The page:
32. Gopalakrishna EM, Watson WH, Silva M, Bittner M (1978) Aristotelinine. Acta Crystallogr B Struct Sci 34:3778–3780CrossRefGoogle Scholar
  33. He K, Valcic S, Timmermann BN, Montenegro G (1997) Indole alkaloids from Aristotelia chilensis (Mol.) Stuntz. Int J Pharmacogn 35:215–217CrossRefGoogle Scholar
  34. Hoffmann AE (1991) Flora Silvestre de Chile, Zona Araucana. Fundación Claudio Gay, Santiago, p 94Google Scholar
  35. Hussain MS, Fareed S, Ansari S, Rahman MA, Ahmad IZ, Saeed M (2012) Current approaches toward production of secondary plant metabolites. J Pharm Bioallied Sci 4:10–20CrossRefPubMedPubMedCentralGoogle Scholar
  36. Insunza V, Aballay E, Macaya J (2001) In vitro nematicidal activity of aqueous plant extracts on Chilean populations of Xiphinema americanum sensu lato. Nematropica 31(1):47–54Google Scholar
  37. Lattanzio V (2013) Phenolic compounds: introduction. In: Ramawat KG, Merillon JM (eds) Handbook of natural products. Springer, Berlin, pp 1543–1580CrossRefGoogle Scholar
  38. Lila MA, Schreckinger M, Yousef G, de Mejia E (2012) Inhibition of α-glucosidase and α-amylase by Vaccinium floribundum and Aristotelia chilensis proanthocyanidins. In: Hispanic foods: chemistry and bioactive compounds. ACS Symposium Series, vol 1109, pp 71–82Google Scholar
  39. López de Dicastillo C, Rodríguez F, Guarda A, Galotto MJ (2016) Antioxidant films based on cross-linked methyl cellulose and native Chilean berry for food packaging applications. Carbohyd Polym 136:1052–1060CrossRefGoogle Scholar
  40. Maqui New Life (2016) http://www.maquinewlife.com/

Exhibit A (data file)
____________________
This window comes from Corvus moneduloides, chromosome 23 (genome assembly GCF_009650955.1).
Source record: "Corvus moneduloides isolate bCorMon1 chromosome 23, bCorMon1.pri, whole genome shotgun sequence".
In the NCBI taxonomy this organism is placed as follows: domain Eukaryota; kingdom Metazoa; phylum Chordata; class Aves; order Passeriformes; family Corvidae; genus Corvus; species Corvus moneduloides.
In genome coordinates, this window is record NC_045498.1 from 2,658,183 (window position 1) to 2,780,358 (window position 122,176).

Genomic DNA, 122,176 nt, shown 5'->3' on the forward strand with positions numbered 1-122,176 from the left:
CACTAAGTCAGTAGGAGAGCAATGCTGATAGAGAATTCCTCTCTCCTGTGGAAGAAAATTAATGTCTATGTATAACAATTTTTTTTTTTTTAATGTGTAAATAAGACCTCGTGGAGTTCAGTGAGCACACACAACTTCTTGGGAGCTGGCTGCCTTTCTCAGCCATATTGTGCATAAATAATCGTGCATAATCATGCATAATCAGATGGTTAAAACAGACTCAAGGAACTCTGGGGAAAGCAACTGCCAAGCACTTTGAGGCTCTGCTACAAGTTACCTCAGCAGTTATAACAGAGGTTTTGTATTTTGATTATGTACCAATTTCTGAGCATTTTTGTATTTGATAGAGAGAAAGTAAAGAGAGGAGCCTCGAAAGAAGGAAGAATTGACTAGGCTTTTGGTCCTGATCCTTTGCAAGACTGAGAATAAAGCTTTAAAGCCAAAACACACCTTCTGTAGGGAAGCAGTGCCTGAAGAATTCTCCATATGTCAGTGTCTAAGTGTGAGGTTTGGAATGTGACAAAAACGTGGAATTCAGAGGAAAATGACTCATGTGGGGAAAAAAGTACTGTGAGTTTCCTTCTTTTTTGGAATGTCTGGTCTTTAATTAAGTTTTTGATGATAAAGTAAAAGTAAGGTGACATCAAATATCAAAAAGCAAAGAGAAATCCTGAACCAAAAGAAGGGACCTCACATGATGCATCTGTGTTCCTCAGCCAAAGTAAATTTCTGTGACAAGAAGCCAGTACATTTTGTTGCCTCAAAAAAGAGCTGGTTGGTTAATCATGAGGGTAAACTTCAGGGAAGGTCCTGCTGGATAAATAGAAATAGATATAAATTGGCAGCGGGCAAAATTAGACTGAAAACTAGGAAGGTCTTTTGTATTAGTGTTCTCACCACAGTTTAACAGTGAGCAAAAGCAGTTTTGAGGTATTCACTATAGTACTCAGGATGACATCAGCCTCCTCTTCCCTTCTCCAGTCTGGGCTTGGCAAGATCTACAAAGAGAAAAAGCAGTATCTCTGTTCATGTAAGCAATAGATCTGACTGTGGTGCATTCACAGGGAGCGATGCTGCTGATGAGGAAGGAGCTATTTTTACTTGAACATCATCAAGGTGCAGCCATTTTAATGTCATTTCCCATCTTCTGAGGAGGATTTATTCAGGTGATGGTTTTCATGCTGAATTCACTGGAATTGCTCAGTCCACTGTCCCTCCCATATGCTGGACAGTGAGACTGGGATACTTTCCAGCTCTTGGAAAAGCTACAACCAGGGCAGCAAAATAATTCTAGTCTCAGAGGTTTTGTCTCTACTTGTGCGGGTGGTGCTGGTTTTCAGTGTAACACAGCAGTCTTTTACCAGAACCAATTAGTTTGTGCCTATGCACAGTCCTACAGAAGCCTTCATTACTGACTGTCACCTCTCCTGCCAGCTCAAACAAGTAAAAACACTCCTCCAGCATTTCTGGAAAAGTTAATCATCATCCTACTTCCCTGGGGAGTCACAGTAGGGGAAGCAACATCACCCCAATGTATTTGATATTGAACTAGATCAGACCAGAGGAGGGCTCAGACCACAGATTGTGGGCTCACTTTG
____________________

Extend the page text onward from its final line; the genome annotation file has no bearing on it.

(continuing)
41. McDougall GJ, Kulkarni NN, Stewart D (2009) Berry polyphenols inhibit pancreatic lipase activity in vitro. Food Chem 115:193–199CrossRefGoogle Scholar
  42. Miranda-Rottmann S, Aspillaga AA, Perez DD, Vasquez L, Martinez ALF, Leighton F (2002) Juice and phenolic fractions of the berry Aristotelia chilensis inhibit LDL oxidation in vitro and protect human endothelial cells against oxidative stress. J Agric Food Chem 50:7542–7547CrossRefPubMedGoogle Scholar
  43. Misle E, Garrido E, Contardo H, Gonzalez W (2011) Maqui (Aristotelia chilensis (Mol.) Stuntz)—the amazing Chilean tree: a review. J Agric Sci Technol B1:473–482Google Scholar
  44. Muñoz O, Ramos F (2016) Quantitative analysis of phytosterols in Aristotelia chilensis (Maqui) leaves using GC/MS. Int Food Res J 23:822–826Google Scholar
  45. Muñoz M, Barrera E, Meza I (1981) El Uso Medicinal y Alimenticio de Plantas Nativas y Naturalizadas en Chile. Museo Nacional de Historia Natural, Santiago, p 37Google Scholar
  46. Muñoz O, Christend P, Cretton S, Backhouse N, Torres V, Correa O, Costa E, Miranda H, Delporte C (2011) Chemical study and anti-inflammatory, analgesic and antioxidant activities of the leaves of Aristotelia chilensis (Mol.) Stuntz, Elaeocarpaceae. J Pharm Pharmacol 63:849–859CrossRefPubMedGoogle Scholar
  47. Nakamura S, Tanaka J, Imada T, Shimoda H, Tsubota K (2014) Delphinidin 3,5-O-diglucoside, a constituent of the maqui berry (Aristotelia chilensis) anthocyanin, restores tear secretion in a rat dry eye model. J Funct Foods 10:346–354CrossRefGoogle Scholar
  48. Pacheco P, Sierra J, Schmedahirschmann G, Potter CW, Jones BM, Moshref M (1993) Antiviral activity of Chilean medicinal plant-extracts. Phytother Res 7:415–418CrossRefGoogle Scholar
  49. Paz RC, Badilla VN, Suarez S, Baggio R (2014) Hobartine: a tetracyclic indole alkaloid extracted from Aristotelia chilensis (maqui). Acta Crystallogr C Struct Chem 70:1075–1078CrossRefGoogle Scholar
  50. Reyes-Farias M, Vasquez K, Ovalle-Marin A, Fuentes F, Parra C, Quitral V, Jimenez P, Garcia-Diaz DF (2016) Chilean native fruit extracts inhibit inflammation linked to the pathogenic interaction between adipocytes and macrophages. J Med Food 18:601–608CrossRefGoogle Scholar
  51. Robles P, Badilla-Vidal N, Suarez S, Baggio R (2010) Hobartine: a tetracyclic indole alkaloid extracted from Aristotelia chilensis (maqui). Acta Crystallogr C Struct Chem 70:1075–1078CrossRefGoogle Scholar